China's contentious GMO debate popped up at a January 22 press conference where the top agricultural policy advisor, Chen Xiwen, expounded on various topics in the central communist party leadership's "Number 1 Document" on rural policy released earlier this week. The document contained no direct mention of genetic modification, but the section encouraging innovation in agricultural science and technology included a call to "strengthen molecular breeding" as a foundation for research and biotechnology.
Chen expressed the view that genetically modified agricultural products must be subject to strict assessments to ensure they have no harmful side effects on consumers' health. When they are approved, Chen said, products containing GMOs must be labeled so consumers can decide for themselves whether to buy them.
Chen Xiwen also said that China, as a big agricultural country, can't be left behind in molecular breeding research--China needs to remain on the forefront. Thus, the "Number 1 Document" and several previous documents have urged pursuit of research on genetic modification.
A reporter noted that the 2010 "Number 1 document" promoted research on GMO crops, but recent editions have not mentioned it explicitly. He asked whether this reflects an increasingly cautious approach. Chen agreed, saying that reactions from various segments of society had prompted stricter commercial approvals. But he insisted there could be no slow-down in research.
The flashpoint in China's current debate is whether GM rice will be approved for commercial sale. A reporter asked Chen whether there was a possibility two Chinese GM rice varieties might be commercialized before their safety certificates expire in the next year. Chen replied that the Ministry of Agriculture will decide on this, but he felt approval is "unlikely" because China doesn't want to be the first country to commercialize genetically modified rice.
Chen said nonagricultural GM research should go ahead but China should be cautious with food crops. He noted that China's domestic crops are mostly GMO-free. Cotton--a non-food crop--accounts for most of its GMO production, and he said papaya is the only GMO food grown in China.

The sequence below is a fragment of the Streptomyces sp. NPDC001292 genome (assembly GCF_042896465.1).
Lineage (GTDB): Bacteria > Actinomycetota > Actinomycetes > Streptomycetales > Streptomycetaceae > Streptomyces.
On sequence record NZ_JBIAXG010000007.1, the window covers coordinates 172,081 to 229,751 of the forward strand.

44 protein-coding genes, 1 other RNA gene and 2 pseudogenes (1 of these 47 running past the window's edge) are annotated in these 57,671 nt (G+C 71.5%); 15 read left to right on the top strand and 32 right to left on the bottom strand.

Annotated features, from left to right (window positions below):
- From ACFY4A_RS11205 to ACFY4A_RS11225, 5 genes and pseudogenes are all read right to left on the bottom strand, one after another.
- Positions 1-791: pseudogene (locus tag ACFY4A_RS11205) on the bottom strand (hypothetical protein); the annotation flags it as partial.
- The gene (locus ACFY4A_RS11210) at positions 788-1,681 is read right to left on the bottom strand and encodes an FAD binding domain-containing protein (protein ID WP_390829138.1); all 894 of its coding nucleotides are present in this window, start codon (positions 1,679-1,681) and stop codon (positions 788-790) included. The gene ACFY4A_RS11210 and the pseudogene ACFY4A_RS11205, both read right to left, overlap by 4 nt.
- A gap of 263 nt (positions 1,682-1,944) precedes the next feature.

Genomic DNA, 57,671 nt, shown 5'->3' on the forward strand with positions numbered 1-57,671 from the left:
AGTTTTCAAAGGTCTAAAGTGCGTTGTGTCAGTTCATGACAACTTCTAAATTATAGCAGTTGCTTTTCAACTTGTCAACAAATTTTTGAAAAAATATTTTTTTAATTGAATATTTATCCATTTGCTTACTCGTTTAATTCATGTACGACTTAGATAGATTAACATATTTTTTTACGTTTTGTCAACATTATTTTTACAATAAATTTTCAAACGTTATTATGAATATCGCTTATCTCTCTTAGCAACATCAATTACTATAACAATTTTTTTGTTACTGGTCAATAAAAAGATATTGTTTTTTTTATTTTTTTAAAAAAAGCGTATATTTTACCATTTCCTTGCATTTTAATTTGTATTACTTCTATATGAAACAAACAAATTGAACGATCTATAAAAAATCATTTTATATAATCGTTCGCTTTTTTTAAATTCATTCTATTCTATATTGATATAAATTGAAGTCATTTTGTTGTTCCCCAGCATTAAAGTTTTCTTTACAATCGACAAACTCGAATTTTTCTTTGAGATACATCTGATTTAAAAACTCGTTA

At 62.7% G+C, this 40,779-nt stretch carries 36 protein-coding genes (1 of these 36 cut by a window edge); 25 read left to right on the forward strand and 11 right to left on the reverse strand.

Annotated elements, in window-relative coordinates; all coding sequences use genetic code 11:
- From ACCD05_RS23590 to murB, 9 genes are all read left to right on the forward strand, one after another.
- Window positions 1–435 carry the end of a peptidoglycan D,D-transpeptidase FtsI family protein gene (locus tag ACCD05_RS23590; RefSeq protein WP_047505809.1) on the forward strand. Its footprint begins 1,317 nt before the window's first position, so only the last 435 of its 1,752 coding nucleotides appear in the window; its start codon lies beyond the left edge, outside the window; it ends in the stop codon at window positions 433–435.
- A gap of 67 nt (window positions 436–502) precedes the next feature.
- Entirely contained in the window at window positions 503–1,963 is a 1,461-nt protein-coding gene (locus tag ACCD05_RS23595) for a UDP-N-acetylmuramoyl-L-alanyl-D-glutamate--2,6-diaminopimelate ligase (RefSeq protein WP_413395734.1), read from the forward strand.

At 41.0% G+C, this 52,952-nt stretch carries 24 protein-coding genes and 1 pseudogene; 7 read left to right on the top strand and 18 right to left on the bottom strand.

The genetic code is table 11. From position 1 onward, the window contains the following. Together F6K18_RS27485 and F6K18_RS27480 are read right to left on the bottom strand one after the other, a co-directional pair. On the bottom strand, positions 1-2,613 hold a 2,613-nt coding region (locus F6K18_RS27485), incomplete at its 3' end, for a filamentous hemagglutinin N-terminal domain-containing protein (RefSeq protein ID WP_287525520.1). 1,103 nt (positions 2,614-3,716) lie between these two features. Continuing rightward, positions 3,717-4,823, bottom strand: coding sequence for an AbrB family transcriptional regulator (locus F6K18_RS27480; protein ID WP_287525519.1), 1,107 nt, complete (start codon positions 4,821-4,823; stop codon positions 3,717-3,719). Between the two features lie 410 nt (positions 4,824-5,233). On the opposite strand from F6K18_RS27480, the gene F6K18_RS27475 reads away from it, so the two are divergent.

Cheng Guoqiang recommends delaying commercialization of GM varieties as a measure to prevent multinational companies from dominating China's seed market. Cheng says China's domestic seed industry can't compete with Monsanto and other multinationals that occupy the commanding heights of the GMO seed market. China's seed industry, he says, is far behind in GM technology, lacks effective channels to disseminate new varieties to farmers, has little capital, no brands, and no strategic plan. He suggests that allowing GM seeds will result in the market being inundated with the seeds of multinationals while Chinese companies wither on the vine.
The seed industry was a big focus of the 2012 "Number 1 Document," and its development was the subject of a paragraph in the 2014 document. When asked in the news conference whether foreign dominance of the seed industry is a concern, Chen Xiwen said, yes, this is an issue. He claimed that three-fourths of vegetable seeds and some corn seeds are foreign, but foreign companies don't have a significant role for other types of seeds.
So China finds itself in a deepening quandary over genetically modified crops. Its consumers are hyper-health-conscious and receptive to all kinds of rumors and conspiracy theories. Chinese consumers often say GMOs shouldn't be sold unless it can be proven they do no harm. This sets up an impossible standard since there are an unlimited number of possible health risks, and health effects of foods are notoriously difficult to isolate and take years to be discovered. Virtually all foods cause allergic reactions or other unpleasant effects for some proportion of the population.
Meanwhile, it is unrealistic to think domestic research on GM crops will proceed when final products have little chance of commercialization. (It certainly won't progress fast enough to catch up with multinationals.) All the best scientists and plant breeders have already left China and can be found in the labs of American companies and universities. China's loss of talent will continue. Money will be thrown at Chinese labs that produce nothing of consequence.
Chinese farmers are, in fact, eager to gain access to genetically modified seeds. Drenching fields with pesticides is not a sustainable strategy for farmers to protect their crops from heavy pest pressure in monocropped fields. In studies of GM pest-resistant rice about ten years ago, Chinese researchers found the main benefit was that farmers didn't get sick from spraying pesticides. New seeds are being developed overseas with traits like drought tolerance that China desperately needs. Moreover, Chinese farmers working off-farm and cultivating larger tracts of land no longer have time to spray and weed fields.
With this demand and plentiful supply overseas, the border is getting leaky. In December 2013, "American Golden Corn" sold by a company in Guangdong to farmers in Hunan was alleged to be genetically modified. In May 2013, Harbin's inspection and quarantine bureau intercepted 21 boxes of American corn seed at a post office which they said was genetically modified.
Simultaneously pushing the accelerator and brake is a dangerous way to drive.